Over the past 17 years, there have been distinct changes in the main perpetrators of political violence on the African continent. While governments remain the most actively violent group, the second-most violent group has changed from rebels to political militias.
While all categories of violent group increased activity in 2013, the activity of rebel groups on the continent showed the smallest rate of increase (at 11%), underscoring the on-going eclipse of civil wars on the continent by elite-sponsored militia activity. This latter type of militant group does not seek to overthrow national regimes, but uses violence as a means to shape the existing political system.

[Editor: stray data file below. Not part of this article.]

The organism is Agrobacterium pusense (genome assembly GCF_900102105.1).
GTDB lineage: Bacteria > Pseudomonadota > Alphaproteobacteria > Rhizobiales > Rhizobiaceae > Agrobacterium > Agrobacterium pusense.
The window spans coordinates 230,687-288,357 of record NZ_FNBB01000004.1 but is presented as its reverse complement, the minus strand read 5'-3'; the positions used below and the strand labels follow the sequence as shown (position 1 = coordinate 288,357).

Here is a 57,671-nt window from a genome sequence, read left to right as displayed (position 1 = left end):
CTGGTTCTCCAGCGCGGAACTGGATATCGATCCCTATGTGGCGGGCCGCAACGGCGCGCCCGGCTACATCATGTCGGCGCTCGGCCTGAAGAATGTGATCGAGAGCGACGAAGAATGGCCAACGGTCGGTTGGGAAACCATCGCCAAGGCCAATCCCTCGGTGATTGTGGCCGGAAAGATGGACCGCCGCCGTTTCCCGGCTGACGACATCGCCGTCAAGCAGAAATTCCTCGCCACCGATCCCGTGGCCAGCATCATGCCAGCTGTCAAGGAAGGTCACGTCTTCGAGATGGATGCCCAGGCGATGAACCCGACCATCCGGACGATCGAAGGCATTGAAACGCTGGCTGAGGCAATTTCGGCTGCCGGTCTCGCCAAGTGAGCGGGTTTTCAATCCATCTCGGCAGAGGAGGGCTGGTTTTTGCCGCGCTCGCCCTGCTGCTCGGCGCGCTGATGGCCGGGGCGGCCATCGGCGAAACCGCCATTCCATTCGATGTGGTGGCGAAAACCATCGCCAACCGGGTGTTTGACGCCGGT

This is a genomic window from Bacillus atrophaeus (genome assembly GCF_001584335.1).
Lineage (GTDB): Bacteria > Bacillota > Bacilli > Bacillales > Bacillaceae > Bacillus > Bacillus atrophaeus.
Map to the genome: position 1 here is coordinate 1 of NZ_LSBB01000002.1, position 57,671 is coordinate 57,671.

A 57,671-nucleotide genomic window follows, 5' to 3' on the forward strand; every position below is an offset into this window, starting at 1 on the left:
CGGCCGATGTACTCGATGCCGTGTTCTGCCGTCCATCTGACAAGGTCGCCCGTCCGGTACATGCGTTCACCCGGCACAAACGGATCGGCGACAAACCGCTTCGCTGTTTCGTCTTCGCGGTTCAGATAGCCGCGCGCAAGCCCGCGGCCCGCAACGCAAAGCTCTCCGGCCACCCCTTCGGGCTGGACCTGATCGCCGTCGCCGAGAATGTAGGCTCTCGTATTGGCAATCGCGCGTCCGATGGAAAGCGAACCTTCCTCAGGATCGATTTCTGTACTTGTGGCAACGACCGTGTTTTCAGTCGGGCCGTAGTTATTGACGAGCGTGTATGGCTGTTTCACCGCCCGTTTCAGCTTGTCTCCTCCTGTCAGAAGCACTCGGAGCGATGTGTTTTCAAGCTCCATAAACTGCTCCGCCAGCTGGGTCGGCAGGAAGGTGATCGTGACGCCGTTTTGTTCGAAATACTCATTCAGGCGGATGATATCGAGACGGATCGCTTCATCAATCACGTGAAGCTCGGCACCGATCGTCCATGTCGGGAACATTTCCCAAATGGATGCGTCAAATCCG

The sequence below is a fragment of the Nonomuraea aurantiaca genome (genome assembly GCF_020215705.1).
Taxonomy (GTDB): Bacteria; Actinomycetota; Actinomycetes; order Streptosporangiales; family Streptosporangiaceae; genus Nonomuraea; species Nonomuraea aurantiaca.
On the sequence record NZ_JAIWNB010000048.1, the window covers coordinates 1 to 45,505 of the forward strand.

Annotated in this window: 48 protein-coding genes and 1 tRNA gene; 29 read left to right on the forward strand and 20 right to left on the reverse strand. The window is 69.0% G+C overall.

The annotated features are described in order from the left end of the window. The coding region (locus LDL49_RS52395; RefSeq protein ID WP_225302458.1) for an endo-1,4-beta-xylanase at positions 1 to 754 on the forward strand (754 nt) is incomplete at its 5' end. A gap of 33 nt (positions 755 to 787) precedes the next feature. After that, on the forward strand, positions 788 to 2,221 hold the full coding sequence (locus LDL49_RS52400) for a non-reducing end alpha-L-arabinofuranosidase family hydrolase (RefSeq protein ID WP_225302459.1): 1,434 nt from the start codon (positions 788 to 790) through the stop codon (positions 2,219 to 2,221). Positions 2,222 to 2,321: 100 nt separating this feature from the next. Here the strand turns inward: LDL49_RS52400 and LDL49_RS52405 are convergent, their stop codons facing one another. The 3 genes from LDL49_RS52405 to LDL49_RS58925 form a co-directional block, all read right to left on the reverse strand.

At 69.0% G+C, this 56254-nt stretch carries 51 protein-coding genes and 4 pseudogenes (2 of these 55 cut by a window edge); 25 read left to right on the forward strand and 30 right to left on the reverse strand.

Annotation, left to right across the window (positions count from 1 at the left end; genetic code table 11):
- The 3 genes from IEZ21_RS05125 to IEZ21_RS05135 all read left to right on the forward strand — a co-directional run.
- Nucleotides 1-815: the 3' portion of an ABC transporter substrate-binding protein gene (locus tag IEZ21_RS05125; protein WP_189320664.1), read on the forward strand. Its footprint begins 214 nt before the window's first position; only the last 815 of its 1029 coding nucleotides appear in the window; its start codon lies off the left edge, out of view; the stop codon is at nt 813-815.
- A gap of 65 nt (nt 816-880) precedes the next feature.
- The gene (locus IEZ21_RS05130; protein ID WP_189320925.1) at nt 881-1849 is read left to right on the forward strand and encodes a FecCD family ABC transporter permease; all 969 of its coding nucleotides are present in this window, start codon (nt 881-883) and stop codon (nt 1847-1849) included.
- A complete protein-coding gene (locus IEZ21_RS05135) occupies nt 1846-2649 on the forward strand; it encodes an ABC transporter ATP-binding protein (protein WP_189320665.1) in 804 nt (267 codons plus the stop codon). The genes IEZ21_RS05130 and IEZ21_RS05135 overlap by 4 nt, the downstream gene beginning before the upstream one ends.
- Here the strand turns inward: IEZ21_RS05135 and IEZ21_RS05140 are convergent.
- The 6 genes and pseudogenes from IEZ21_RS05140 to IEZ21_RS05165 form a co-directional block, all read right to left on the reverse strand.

Examples of militia groups include political party-aligned militant units active in the Kenyan and Zimbabwean elections in recent years: Kenyan electoral violence in 2007 and 2008 is responsible for the sharp spike in militia activity evident in these years. Other examples include the various Mayi Mayi militia groups active in the Democratic Republic of Congo. Militia activity is particularly high in countries transitioning to democracy, and weak democracies. This general trend should raise concerns about how institutional change creates new opportunities for the systematic use of violence and intimidation as a part of the political landscape.
Communal violence between local identity groups is consistent over time, as is its increase in recent years. Power vacuums, livelihood competition and persistent localized contests explain most communal conflict rates across African states.